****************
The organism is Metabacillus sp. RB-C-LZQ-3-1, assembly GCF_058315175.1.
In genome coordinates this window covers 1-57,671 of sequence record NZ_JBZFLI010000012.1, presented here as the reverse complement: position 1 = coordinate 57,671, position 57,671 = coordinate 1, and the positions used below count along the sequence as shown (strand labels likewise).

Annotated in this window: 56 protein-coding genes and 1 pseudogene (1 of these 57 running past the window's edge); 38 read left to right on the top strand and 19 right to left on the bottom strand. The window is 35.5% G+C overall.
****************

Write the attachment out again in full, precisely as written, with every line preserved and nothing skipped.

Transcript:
The organism is Metabacillus sp. RB-C-LZQ-3-1, assembly GCF_058315175.1.
In genome coordinates this window covers 1-57,671 of sequence record NZ_JBZFLI010000012.1, presented here as the reverse complement: position 1 = coordinate 57,671, position 57,671 = coordinate 1, and the positions used below count along the sequence as shown (strand labels likewise).

Annotated in this window: 56 protein-coding genes and 1 pseudogene (1 of these 57 running past the window's edge); 38 read left to right on the top strand and 19 right to left on the bottom strand. The window is 35.5% G+C overall.